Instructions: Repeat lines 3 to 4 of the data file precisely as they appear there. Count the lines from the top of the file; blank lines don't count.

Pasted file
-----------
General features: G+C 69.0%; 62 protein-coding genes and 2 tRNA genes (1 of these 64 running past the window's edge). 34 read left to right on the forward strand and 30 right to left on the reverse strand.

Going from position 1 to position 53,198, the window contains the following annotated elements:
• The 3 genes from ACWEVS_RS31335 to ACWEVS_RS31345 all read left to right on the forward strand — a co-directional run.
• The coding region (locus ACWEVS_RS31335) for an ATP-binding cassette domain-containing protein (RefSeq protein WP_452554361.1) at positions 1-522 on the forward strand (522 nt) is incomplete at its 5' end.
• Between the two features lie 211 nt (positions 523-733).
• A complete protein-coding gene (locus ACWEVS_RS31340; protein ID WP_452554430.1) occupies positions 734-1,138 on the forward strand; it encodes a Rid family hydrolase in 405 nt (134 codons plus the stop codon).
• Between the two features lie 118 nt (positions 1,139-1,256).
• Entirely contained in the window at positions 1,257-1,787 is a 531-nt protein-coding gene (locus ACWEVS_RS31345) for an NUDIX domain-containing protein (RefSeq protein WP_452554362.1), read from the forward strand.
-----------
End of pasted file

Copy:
• The 3 genes from ACWEVS_RS31335 to ACWEVS_RS31345 all read left to right on the forward strand — a co-directional run.
• The coding region (locus ACWEVS_RS31335) for an ATP-binding cassette domain-containing protein (RefSeq protein WP_452554361.1) at positions 1-522 on the forward strand (522 nt) is incomplete at its 5' end.